There are many non-English speakers in Crown Heights, but they aren't the people one might expect. On entering The Latin Palace Beauty Salon, one of the few non-Jewish operated businesses on Kingston Avenue, the aspiring social scientists were surprised to encounter a line of voluptuous black women sitting in hair dryers, their hair in rollers. When they approached a Latina hair stylist, she shook her head saying "No comprende." A client of the salon, and resident of the neighborhood, said that she was mainly unaffected by living in a predominately Hasidic community. Her only complaints were, "You hear the sirens when its time for them to go in, in the evening. It is an official mark of sundown." And at night "everything is basically shut down." She also expressed her astonishment at finding a beauty salon in the area.

     At local store that primarily sold religious artifacts, every sign was written in Hebrew. Yakimas, menorahs, mezuzahs, and photographs of Lubavitcher Rebbe were on display. The employees were difficult to communicate with, speaking Yiddish to each other, and ignoring us. When we asked a salesman about Lubavitcher Rebbe, he merely shook his head and smiled at us, "There is too much to say." On further investigation we learned Menachem M. Schnerson was born in Russia, and came to the United States as a refugee during WWII. He joined Rabbi Yosef Yitchak, leader of the Lubavitch Movement, and took his place as head when Yitchak died. Schnerson, now referred to as the Lubavitcher Rebbe, founded a core group of emissaries who travel the world establishing Jewish social services and educational programs. Hasidic Jews regard this man as a savior, and religiously follow his teachings.

Religious Doctrine

     After seeing dozens of old women, bearded men, and small children, it was refreshing to speak with a college-age girl. Only nineteen years old and already teaching pre-school, Hindi was enthusiastic to share her thoughts on the community. She grew up in an even smaller Hasidic neighborhood in Seattle, went to private Jewish schools, and studied teaching at a University in Israel for two years. She openly discussed dress code, dancing, marriage, and other relevant topics relating to growing up Hasidic.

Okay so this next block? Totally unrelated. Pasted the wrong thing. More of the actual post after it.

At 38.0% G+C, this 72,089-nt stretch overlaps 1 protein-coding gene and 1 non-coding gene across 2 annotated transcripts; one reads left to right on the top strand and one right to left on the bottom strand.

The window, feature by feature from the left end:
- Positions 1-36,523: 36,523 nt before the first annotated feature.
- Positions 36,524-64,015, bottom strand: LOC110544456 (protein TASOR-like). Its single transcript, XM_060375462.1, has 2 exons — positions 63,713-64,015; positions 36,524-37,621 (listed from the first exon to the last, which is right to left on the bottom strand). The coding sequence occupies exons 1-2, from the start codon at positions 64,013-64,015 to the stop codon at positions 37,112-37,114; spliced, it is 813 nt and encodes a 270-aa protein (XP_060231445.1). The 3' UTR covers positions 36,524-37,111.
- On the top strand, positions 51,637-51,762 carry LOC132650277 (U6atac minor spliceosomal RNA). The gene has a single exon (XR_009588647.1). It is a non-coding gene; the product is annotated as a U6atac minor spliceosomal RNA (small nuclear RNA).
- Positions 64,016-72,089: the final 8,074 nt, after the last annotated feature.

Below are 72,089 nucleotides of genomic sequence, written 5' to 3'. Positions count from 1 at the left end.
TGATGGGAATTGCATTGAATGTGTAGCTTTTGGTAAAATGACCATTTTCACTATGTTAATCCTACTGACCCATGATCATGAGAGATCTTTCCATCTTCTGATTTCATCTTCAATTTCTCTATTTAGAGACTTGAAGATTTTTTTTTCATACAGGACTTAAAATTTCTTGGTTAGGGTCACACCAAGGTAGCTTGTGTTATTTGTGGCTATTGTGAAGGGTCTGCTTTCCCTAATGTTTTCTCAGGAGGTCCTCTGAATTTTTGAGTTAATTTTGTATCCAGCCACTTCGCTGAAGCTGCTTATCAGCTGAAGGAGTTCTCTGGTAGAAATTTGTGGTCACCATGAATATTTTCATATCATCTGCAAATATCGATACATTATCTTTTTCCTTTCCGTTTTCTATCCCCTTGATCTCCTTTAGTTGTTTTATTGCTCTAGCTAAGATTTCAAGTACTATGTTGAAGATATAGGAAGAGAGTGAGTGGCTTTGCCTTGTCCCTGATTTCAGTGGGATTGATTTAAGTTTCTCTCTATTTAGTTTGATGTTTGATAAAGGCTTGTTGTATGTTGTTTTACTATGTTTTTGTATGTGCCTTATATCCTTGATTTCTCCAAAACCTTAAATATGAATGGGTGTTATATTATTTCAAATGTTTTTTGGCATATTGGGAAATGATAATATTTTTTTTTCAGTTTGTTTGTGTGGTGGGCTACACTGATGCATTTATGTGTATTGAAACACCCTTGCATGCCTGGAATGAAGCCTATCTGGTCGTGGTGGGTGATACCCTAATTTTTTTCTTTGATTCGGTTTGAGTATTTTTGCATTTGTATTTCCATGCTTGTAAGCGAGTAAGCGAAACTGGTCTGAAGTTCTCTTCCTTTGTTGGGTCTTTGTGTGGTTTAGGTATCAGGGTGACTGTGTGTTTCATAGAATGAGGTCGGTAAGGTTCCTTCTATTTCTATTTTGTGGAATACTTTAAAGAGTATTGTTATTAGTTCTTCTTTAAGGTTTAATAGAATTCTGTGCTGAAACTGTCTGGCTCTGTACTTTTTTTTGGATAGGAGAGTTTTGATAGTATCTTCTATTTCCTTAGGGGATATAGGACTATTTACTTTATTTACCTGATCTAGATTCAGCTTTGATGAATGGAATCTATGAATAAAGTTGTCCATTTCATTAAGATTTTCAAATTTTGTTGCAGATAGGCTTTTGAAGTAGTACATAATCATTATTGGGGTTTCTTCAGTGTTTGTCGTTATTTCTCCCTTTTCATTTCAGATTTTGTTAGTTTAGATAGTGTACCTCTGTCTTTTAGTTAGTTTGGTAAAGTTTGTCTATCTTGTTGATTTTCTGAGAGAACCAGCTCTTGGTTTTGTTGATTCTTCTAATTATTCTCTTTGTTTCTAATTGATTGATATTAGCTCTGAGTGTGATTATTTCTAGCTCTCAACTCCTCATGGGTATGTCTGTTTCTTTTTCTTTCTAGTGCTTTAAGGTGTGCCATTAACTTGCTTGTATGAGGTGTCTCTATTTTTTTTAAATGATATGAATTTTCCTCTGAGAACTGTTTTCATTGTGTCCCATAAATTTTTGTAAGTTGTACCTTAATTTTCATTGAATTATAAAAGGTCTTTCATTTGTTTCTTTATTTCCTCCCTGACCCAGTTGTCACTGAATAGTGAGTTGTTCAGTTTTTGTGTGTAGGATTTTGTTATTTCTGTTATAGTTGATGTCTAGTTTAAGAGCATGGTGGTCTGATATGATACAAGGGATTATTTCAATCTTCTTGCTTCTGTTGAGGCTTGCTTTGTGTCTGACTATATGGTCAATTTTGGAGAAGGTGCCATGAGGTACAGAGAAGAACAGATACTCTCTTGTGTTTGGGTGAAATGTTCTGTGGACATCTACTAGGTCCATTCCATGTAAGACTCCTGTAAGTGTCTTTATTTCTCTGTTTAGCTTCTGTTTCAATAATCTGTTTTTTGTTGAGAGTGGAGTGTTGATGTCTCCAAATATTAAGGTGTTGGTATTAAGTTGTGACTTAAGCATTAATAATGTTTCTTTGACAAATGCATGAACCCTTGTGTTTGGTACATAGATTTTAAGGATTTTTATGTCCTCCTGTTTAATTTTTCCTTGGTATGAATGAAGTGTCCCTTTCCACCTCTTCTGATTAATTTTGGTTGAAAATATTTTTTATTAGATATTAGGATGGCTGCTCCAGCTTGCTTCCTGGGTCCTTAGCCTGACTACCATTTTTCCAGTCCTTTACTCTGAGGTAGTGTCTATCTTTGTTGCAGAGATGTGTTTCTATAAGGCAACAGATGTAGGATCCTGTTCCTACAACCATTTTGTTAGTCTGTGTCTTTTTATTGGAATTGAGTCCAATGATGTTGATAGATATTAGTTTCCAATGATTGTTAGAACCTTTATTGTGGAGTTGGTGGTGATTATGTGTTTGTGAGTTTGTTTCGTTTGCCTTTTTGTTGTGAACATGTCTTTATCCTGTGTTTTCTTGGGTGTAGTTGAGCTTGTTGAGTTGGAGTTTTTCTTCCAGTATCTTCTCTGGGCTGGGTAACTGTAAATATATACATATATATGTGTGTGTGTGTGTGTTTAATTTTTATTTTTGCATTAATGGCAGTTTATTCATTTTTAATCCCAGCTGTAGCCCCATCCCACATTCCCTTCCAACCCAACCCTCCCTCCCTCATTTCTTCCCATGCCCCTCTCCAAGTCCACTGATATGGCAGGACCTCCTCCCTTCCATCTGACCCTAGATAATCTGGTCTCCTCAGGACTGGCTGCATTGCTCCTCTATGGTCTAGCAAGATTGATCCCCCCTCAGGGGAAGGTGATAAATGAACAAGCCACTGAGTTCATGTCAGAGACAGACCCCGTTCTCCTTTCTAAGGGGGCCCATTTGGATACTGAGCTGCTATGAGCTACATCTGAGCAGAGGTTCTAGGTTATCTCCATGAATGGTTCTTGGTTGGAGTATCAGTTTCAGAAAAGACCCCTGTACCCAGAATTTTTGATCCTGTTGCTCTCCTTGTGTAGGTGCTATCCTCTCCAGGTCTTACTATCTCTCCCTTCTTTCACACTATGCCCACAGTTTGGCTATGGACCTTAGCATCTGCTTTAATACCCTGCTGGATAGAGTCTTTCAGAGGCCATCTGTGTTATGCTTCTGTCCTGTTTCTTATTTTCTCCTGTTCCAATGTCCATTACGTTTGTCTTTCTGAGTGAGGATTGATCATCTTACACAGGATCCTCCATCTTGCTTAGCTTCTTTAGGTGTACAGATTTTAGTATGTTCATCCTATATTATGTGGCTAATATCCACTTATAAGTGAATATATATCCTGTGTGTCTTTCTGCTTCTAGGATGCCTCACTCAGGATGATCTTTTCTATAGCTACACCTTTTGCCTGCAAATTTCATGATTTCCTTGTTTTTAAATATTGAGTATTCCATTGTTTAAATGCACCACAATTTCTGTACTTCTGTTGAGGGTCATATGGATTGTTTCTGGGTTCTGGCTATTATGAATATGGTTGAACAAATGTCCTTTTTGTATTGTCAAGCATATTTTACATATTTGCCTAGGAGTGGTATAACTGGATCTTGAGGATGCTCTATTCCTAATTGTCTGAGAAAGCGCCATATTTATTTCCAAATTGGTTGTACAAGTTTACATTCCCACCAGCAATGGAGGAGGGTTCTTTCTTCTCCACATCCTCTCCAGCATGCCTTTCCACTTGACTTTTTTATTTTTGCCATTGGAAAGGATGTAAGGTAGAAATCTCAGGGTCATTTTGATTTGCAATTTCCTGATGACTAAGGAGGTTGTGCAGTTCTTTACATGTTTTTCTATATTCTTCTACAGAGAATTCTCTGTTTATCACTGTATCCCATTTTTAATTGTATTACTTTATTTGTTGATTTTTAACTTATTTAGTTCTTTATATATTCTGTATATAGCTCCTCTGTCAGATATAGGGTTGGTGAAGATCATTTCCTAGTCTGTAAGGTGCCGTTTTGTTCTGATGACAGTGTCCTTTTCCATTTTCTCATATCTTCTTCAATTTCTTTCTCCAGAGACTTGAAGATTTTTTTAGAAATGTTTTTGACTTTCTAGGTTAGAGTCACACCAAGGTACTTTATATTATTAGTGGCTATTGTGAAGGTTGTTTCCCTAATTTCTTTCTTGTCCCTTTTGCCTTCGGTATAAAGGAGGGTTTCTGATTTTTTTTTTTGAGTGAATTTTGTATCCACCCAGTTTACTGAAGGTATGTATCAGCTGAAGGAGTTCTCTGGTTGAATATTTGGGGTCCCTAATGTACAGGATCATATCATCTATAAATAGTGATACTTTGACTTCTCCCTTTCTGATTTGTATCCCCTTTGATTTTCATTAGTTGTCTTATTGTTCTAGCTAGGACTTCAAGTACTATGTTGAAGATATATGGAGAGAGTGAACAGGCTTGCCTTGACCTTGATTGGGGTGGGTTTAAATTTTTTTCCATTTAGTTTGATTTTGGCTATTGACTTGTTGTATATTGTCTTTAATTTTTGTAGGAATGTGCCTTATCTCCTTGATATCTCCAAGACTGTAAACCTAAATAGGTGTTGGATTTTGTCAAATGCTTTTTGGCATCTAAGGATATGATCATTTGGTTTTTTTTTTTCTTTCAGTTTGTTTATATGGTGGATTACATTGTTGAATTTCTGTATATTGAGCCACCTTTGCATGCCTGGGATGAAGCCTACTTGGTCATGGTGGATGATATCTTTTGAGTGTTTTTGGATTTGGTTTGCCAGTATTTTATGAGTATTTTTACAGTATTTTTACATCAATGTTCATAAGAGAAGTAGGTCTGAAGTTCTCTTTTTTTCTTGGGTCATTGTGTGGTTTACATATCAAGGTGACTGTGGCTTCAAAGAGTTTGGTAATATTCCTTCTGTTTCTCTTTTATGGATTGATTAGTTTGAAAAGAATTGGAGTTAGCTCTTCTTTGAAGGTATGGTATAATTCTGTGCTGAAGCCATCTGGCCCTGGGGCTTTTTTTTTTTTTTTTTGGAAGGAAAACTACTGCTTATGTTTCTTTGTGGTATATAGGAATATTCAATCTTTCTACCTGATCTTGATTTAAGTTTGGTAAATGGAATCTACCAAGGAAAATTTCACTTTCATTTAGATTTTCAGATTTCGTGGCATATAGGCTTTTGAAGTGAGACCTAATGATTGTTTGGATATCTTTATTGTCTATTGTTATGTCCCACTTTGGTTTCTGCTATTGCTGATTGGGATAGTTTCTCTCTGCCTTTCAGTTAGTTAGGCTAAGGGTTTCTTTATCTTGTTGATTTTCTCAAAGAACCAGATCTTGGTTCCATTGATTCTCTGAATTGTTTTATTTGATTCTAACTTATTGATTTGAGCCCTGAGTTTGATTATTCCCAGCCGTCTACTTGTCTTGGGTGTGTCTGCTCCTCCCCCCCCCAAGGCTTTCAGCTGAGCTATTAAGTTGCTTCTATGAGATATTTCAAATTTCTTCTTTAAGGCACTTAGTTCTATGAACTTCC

"The laws of modesty...I grew up with it," said Hildi, "but there is room to be stylish within those standards." She pointed out her sheer nylons and said, "See, my legs are covered." When asked about health and sex education, she only shrugged, saying that it is not discussed before adulthood, "there's not an issue about it beforehand." The parents arrange all dating within the community. When asked if she could date more than one person at once she responded, "Well, you could, but what's the point?" Couples court for approximately three or four months before committing to marriage.

     Men and women dance separately at weddings and Bar Mitzvahs. In fact men and women never dance together in public. "We don't really touch men before we get married." This took the interviewer by surprise. She exclaimed," Wait! When you're married and have nine children with the same husband, can you dance with him then?" Hildi looked at her coolly and said, "Well, in the house. You don't touch in public."

Services

     The Crown Heights Jewish Community Council provides a 24hour emergency hotline directed by a local rabbi. The hotline provides numbers of medical specialists, recommends doctors, and can arrange transportation to and from the hospital. The volunteer organization Rebbetzin Chaya Mushka Bikur Choloim of Crown Heights provides support for the ill, elderly, and needy. They also offer services assisting mothers with their newborns.

     The Chassidic Art Institute is the first gallery to exclusively promote Hasidic artist. The institute supports local artists by providing supplies and materials, giving them exhibition space, and selling their work to the public. Mostly, however, it provides a meeting place where local artists and admirers can come together and share their love for art.

What Was Learned

     It is ironic that everyone interviewed insisted that all members of the surrounding community spoke English, yet when approached by two students with a tape-recorder, many Hasidim backed away saying "No English, sorry, no English." Most of the locals who agreed to be interviewed were between the ages of 18 and 35. The older people seemed suspicious of the foreign women in jeans and shied away from their questions. Younger children just blushed and looked at them wide-eyed, while they awaited their parent's approval to speak.

     After collecting first-hand-data regarding the languages spoken by Hasidic Jews in New York City, Schantel Williams and Rachel Landis came up with their own conclusions. Schantel realized that she could never live in such a structured society. A society where well-educated women were forced into passivity once they got married. However, she found that there is less pressure to assimilate to the status quo when living in such a close-knit community. Rachel came away from Brooklyn with a deep sense of admiration and skepticism. She has admiration for people who believe so strongly that they devote every moment of their lives to their God. She envied their ability to speak Yiddish, the language of her grandparents, and Hebrew, the language of her forefathers. On the other hand, even after walking the streets interviewing dozens of Hasidic Jews, Rachel felt skeptical that any righteous God would require so much piety of His/Her followers. She also felt immensely grateful to urban New York Culture, a place where jeans are acceptable attire for any gender.